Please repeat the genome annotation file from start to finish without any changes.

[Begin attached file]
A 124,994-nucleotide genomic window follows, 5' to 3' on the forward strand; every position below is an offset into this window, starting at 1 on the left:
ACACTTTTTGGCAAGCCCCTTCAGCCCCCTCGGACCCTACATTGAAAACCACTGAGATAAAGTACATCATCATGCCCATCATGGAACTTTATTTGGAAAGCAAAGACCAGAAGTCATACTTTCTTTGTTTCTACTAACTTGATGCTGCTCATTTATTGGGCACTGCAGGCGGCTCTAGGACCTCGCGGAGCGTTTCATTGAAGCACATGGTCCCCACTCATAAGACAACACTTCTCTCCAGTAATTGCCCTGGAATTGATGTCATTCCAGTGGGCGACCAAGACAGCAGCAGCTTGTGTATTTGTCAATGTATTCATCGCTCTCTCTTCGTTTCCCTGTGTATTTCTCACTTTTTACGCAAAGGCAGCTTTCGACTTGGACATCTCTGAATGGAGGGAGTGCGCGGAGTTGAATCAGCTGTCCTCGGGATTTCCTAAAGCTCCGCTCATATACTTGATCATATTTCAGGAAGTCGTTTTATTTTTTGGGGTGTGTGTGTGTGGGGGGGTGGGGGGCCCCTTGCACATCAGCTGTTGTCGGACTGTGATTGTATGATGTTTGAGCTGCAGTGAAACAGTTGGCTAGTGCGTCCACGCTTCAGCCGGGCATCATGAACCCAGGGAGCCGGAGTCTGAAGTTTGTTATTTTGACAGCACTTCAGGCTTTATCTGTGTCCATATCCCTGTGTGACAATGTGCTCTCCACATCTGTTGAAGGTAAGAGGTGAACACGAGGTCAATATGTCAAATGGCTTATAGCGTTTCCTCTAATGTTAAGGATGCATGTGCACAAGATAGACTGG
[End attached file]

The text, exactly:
A 124,994-nucleotide genomic window follows, 5' to 3' on the forward strand; every position below is an offset into this window, starting at 1 on the left:
ACACTTTTTGGCAAGCCCCTTCAGCCCCCTCGGACCCTACATTGAAAACCACTGAGATAAAGTACATCATCATGCCCATCATGGAACTTTATTTGGAAAGCAAAGACCAGAAGTCATACTTTCTTTGTTTCTACTAACTTGATGCTGCTCATTTATTGGGCACTGCAGGCGGCTCTAGGACCTCGCGGAGCGTTTCATTGAAGCACATGGTCCCCACTCATAAGACAACACTTCTCTCCAGTAATTGCCCTGGAATTGATGTCATTCCAGTGGGCGACCAAGACAGCAGCAGCTTGTGTATTTGTCAATGTATTCATCGCTCTCTCTTCGTTTCCCTGTGTATTTCTCACTTTTTACGCAAAGGCAGCTTTCGACTTGGACATCTCTGAATGGAGGGAGTGCGCGGAGTTGAATCAGCTGTCCTCGGGATTTCCTAAAGCTCCGCTCATATACTTGATCATATTTCAGGAAGTCGTTTTATTTTTTGGGGTGTGTGTGTGTGGGGGGGTGGGGGGCCCCTTGCACATCAGCTGTTGTCGGACTGTGATTGTATGATGTTTGAGCTGCAGTGAAACAGTTGGCTAGTGCGTCCACGCTTCAGCCGGGCATCATGAACCCAGGGAGCCGGAGTCTGAAGTTTGTTATTTTGACAGCACTTCAGGCTTTATCTGTGTCCATATCCCTGTGTGACAATGTGCTCTCCACATCTGTTGAAGGTAAGAGGTGAACACGAGGTCAATATGTCAAATGGCTTATAGCGTTTCCTCTAATGTTAAGGATGCATGTGCACAAGATAGACTGG